Hey, Friends! Happy Friday!
This week we've talked about the importance of knowing our audience as writers, whether it's the general reader or someone in the biz. But there's another thing we need to know, something else the presenter last week taught me. He not only knew his product and his audience--he knew himself too.
We could probably talk about confidence for weeks and not reach an end to that discussion. I know we'll probably come back to it. But I thought it was important to talk about today.
The coolest thing about this presenter was his unique voice. His accent was one I couldn't place and for someone who studies people, that's so much fun! I never asked him where he was from because I thought that might be rude, but I had my guesses. He spoke clearly, succintly, but in his own way. Because his voice was so unique, I'll remember it for a long time.
He didn't apologize for his different pronunciation or make any attempt to cover it. He came as himself. He was confident in his product, his ability to "sell" it, and in who he was. He did a great job--my mind didn't wander once.
How often do we approach writing (not personally, but professionally) with confidence? What about when we step out into the industry? Did anyone catch my qualifer on Wednesday, the paragraph where I felt I needed to explain that while I hadn't yet written a successful query, maybe there was something worthwhile in my post about querying? I always feel like I have to qualify myself to others as a writer--that I'm published but not in book form, but I'm trying to be, have written five novels, and have been pursuing publication for the past year. Why can't I just say, "I'm a writer" and be confident in that?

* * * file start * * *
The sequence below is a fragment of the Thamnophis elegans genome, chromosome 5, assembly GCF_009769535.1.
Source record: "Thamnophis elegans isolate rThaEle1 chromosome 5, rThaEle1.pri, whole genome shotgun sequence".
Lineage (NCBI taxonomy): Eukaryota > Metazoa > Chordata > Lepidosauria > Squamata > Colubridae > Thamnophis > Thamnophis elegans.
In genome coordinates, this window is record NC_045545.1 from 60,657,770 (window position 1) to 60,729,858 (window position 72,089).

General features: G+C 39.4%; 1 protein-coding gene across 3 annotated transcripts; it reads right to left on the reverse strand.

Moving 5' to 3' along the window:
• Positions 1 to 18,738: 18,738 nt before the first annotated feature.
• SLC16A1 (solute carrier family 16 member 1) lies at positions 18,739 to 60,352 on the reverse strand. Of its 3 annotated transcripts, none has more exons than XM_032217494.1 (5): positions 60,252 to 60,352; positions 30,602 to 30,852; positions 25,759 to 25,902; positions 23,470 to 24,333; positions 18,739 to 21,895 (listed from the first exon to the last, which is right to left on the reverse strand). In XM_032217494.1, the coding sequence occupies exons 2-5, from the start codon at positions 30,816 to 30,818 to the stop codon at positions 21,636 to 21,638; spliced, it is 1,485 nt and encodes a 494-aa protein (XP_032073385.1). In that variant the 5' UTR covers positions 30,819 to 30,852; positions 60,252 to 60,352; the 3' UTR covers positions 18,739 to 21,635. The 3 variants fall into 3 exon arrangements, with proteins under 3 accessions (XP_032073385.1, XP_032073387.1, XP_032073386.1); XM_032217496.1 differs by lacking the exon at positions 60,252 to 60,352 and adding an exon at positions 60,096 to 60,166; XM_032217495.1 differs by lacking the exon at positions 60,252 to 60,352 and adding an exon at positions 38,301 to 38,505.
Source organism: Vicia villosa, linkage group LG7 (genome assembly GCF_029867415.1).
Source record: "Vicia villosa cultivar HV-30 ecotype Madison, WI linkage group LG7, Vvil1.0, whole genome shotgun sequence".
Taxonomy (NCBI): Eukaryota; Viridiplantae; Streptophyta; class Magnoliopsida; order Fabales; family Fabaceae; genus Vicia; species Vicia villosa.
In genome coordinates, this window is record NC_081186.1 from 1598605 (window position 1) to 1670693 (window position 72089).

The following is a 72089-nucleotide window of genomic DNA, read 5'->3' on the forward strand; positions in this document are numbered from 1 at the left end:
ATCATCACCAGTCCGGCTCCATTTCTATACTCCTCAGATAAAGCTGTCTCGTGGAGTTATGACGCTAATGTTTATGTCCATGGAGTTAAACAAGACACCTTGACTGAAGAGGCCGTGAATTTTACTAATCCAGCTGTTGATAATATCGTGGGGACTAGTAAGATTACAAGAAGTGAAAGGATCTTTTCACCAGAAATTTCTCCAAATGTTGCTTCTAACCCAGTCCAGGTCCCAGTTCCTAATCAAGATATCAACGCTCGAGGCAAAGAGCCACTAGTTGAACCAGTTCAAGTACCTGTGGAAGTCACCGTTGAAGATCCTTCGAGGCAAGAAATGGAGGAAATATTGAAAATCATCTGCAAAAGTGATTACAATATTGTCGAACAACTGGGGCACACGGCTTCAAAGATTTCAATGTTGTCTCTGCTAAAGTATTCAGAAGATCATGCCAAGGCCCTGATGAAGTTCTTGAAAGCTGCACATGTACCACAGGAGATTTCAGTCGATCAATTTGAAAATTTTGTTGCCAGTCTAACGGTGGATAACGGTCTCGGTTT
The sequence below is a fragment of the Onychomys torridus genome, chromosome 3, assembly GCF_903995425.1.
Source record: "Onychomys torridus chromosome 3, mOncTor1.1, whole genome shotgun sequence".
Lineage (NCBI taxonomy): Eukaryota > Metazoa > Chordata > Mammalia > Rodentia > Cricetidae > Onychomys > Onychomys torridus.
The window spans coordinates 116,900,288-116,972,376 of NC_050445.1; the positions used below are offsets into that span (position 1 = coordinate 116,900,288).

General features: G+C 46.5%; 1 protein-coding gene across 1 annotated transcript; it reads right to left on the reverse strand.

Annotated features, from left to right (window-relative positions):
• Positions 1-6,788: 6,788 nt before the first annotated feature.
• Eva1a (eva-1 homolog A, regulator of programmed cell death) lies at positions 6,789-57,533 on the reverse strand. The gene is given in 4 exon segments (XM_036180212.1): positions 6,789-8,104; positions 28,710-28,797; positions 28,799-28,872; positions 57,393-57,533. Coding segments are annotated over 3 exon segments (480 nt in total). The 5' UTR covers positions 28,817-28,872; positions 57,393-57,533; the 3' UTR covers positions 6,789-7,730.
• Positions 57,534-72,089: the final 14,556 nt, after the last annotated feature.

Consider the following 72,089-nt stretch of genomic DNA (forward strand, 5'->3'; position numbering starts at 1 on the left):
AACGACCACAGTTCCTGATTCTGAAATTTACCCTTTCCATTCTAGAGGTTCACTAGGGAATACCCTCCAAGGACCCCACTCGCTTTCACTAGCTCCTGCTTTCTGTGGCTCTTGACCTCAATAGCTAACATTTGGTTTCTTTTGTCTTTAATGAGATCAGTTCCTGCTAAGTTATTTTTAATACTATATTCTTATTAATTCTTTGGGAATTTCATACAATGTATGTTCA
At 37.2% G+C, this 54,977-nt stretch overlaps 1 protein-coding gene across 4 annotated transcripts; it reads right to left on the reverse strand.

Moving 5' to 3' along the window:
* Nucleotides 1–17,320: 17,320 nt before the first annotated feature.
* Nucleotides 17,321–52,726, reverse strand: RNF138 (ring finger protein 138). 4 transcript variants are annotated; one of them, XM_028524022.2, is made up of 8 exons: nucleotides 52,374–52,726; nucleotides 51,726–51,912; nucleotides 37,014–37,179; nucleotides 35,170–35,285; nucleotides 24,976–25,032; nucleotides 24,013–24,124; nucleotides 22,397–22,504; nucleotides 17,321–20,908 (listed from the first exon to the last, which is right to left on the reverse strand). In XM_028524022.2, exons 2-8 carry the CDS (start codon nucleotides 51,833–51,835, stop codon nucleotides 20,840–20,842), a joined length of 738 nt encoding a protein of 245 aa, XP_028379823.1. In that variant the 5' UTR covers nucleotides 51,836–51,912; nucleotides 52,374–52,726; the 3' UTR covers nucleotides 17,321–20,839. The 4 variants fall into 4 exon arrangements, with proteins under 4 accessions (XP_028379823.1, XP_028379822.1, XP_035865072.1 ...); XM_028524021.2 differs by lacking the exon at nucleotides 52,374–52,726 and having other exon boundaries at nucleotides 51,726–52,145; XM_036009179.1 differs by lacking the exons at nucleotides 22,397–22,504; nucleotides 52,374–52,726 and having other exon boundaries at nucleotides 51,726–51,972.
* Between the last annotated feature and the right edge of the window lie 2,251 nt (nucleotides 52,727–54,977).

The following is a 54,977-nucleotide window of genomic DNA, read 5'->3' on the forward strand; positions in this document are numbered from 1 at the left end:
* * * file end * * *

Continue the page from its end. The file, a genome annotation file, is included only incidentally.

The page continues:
I have a beautiful friend who encourages me so much with writing. In front of me she'll tell others, "Kristen's a talented writer". She calls me "author". Every time something inside of me leaps in excitement and then what happens? I interject my qualifying statement about how I'm not published in book form yet and then mentally berate myself because my friend gave me something so priceless--her vote of confidence--and I want her to know it means the world to me. I'm learning to smile and accept the happy feeling of being known as a writer. I'm learning to claim that title. And you know what? It feels really good!
Do you do this? I'm trying to break this practice now, because I have a feeling it never ends. There are ways to qualify ourselves as writers even post-publication. Most of us know the insecurity of wondering if we're good enough, if we'll ever be published, or if we are, if we'll ever produce something equal in quality again. That alone might save us from being that idiot who's convinced he/she is God's gift to Art and wastes everyone's time (think certain auditions from American Idol). But lack of confidence won't sell our books to general readers, a publisher, an agent, or even to us. This is where I really went wrong last Spring when I queried. I wasn't confident. And it was clear in my query.
We need to know our stories and our audience. But we also need to know ourselves and trust our abilities (and the years we've spent honing our craft). I'm still learning how to do this and I don't know if I'll ever be all there. Maybe confidence is the achilles heel of most writers (whether too much or not enough). I know it's mine.
Do you qualify yourself? What have you learned about presenting yourself with confidence in the writing industry--and life in general?
See y'all Monday!
3 hours ago